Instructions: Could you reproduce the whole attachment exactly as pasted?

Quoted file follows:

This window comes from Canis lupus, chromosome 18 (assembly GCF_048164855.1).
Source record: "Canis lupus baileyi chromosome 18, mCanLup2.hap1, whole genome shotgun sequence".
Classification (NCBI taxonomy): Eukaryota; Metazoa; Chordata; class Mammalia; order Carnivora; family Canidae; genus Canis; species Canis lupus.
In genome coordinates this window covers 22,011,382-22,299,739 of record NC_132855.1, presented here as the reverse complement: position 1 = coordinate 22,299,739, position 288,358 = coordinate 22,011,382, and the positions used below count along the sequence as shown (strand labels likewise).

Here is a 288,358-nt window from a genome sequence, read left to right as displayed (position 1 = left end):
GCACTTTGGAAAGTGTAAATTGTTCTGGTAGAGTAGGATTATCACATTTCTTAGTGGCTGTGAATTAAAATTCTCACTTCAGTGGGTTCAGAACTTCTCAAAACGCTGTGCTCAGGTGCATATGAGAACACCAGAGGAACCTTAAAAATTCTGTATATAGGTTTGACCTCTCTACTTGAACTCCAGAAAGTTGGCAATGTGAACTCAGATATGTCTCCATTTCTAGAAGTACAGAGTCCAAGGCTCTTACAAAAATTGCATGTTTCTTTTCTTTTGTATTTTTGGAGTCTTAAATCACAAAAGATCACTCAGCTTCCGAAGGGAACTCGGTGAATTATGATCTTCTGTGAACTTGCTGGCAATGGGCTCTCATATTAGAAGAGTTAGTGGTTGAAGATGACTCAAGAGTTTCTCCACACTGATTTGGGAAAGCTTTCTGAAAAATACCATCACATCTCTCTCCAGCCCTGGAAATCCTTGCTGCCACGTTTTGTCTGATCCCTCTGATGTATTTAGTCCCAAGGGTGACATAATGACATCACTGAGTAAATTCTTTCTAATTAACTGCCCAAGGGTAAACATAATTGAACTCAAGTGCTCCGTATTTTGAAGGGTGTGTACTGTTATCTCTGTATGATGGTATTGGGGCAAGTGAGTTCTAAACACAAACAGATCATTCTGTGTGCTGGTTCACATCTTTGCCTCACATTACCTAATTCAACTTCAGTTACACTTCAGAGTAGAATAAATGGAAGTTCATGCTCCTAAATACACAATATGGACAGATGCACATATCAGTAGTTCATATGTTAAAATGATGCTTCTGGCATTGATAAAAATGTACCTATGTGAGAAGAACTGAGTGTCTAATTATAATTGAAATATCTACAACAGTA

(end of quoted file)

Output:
This window comes from Canis lupus, chromosome 18 (assembly GCF_048164855.1).
Source record: "Canis lupus baileyi chromosome 18, mCanLup2.hap1, whole genome shotgun sequence".
Classification (NCBI taxonomy): Eukaryota; Metazoa; Chordata; class Mammalia; order Carnivora; family Canidae; genus Canis; species Canis lupus.
In genome coordinates this window covers 22,011,382-22,299,739 of record NC_132855.1, presented here as the reverse complement: position 1 = coordinate 22,299,739, position 288,358 = coordinate 22,011,382, and the positions used below count along the sequence as shown (strand labels likewise).

Here is a 288,358-nt window from a genome sequence, read left to right as displayed (position 1 = left end):
GCACTTTGGAAAGTGTAAATTGTTCTGGTAGAGTAGGATTATCACATTTCTTAGTGGCTGTGAATTAAAATTCTCACTTCAGTGGGTTCAGAACTTCTCAAAACGCTGTGCTCAGGTGCATATGAGAACACCAGAGGAACCTTAAAAATTCTGTATATAGGTTTGACCTCTCTACTTGAACTCCAGAAAGTTGGCAATGTGAACTCAGATATGTCTCCATTTCTAGAAGTACAGAGTCCAAGGCTCTTACAAAAATTGCATGTTTCTTTTCTTTTGTATTTTTGGAGTCTTAAATCACAAAAGATCACTCAGCTTCCGAAGGGAACTCGGTGAATTATGATCTTCTGTGAACTTGCTGGCAATGGGCTCTCATATTAGAAGAGTTAGTGGTTGAAGATGACTCAAGAGTTTCTCCACACTGATTTGGGAAAGCTTTCTGAAAAATACCATCACATCTCTCTCCAGCCCTGGAAATCCTTGCTGCCACGTTTTGTCTGATCCCTCTGATGTATTTAGTCCCAAGGGTGACATAATGACATCACTGAGTAAATTCTTTCTAATTAACTGCCCAAGGGTAAACATAATTGAACTCAAGTGCTCCGTATTTTGAAGGGTGTGTACTGTTATCTCTGTATGATGGTATTGGGGCAAGTGAGTTCTAAACACAAACAGATCATTCTGTGTGCTGGTTCACATCTTTGCCTCACATTACCTAATTCAACTTCAGTTACACTTCAGAGTAGAATAAATGGAAGTTCATGCTCCTAAATACACAATATGGACAGATGCACATATCAGTAGTTCATATGTTAAAATGATGCTTCTGGCATTGATAAAAATGTACCTATGTGAGAAGAACTGAGTGTCTAATTATAATTGAAATATCTACAACAGTA